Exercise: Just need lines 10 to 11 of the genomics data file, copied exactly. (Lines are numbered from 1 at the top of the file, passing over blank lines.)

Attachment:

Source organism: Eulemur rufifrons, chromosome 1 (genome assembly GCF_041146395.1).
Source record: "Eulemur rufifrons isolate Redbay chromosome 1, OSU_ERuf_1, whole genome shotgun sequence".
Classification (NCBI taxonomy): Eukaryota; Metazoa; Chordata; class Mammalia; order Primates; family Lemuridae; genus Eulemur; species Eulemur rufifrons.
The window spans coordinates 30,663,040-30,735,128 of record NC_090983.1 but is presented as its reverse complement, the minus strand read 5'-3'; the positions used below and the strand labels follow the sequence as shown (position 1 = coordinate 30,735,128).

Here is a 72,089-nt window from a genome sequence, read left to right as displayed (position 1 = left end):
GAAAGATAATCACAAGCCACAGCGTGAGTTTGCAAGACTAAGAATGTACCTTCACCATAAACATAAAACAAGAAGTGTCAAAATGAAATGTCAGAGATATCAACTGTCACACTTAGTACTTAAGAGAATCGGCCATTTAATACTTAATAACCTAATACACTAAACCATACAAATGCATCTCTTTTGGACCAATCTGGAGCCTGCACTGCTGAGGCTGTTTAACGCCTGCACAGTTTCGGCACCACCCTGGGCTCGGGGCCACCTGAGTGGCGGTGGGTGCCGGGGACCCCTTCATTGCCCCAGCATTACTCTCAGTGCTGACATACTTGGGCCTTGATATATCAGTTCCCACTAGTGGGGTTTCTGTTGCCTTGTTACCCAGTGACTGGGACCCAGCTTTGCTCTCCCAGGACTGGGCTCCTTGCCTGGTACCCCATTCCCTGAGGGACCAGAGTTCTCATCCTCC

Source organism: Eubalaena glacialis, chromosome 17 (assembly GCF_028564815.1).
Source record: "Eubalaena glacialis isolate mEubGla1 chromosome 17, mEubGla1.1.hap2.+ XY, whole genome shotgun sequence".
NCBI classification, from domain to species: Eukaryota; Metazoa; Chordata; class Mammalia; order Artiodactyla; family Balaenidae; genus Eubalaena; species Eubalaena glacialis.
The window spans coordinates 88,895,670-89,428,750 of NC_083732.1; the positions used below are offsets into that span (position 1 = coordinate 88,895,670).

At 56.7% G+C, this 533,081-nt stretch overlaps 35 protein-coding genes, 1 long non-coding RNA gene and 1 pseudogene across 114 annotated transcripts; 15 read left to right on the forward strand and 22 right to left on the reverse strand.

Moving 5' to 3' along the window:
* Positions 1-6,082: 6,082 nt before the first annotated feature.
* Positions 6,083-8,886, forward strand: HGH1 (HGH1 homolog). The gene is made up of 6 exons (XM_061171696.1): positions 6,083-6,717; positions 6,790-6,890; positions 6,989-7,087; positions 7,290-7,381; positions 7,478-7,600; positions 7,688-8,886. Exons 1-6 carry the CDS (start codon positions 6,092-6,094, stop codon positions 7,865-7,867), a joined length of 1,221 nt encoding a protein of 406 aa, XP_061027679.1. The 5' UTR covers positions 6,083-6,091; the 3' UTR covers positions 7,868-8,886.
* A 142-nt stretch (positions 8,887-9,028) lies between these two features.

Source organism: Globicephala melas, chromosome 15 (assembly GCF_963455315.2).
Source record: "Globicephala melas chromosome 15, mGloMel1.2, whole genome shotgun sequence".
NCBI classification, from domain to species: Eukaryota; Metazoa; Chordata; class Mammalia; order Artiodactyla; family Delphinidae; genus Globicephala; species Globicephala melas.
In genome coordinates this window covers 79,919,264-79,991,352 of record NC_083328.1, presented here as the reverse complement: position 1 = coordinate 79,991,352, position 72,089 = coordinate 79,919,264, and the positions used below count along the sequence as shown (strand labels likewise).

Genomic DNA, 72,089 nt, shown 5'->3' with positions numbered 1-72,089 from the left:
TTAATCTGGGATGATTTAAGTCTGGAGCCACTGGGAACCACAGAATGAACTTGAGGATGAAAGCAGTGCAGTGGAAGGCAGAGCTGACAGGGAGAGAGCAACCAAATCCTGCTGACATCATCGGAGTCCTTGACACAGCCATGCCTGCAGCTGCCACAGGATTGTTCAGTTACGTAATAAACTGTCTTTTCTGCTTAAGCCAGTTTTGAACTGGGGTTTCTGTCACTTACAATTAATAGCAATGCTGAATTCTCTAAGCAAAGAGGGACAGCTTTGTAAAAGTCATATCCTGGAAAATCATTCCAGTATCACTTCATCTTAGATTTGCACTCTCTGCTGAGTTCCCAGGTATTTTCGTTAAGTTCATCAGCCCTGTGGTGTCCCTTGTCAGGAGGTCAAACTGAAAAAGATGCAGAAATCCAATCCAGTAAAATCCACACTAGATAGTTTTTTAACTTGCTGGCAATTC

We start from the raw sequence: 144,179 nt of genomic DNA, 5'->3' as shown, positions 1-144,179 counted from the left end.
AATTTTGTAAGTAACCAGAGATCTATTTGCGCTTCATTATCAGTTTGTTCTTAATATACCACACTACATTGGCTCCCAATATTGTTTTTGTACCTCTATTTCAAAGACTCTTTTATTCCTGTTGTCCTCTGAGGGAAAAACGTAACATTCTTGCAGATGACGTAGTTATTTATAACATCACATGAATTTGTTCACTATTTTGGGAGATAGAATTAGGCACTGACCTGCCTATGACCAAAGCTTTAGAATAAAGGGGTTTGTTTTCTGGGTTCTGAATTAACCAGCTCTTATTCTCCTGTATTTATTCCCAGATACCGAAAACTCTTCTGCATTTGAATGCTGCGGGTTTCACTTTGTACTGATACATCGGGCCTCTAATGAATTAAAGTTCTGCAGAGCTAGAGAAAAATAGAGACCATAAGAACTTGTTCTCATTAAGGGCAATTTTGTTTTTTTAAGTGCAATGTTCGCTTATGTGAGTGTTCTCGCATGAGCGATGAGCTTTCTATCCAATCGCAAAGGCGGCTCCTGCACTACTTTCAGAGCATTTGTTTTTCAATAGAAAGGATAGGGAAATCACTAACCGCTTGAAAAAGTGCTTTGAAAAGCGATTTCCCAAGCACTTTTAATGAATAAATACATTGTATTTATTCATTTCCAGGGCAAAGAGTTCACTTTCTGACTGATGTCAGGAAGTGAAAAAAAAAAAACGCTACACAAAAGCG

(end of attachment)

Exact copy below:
The window spans coordinates 88,895,670-89,428,750 of NC_083732.1; the positions used below are offsets into that span (position 1 = coordinate 88,895,670).

At 56.7% G+C, this 533,081-nt stretch overlaps 35 protein-coding genes, 1 long non-coding RNA gene and 1 pseudogene across 114 annotated transcripts; 15 read left to right on the forward strand and 22 right to left on the reverse strand.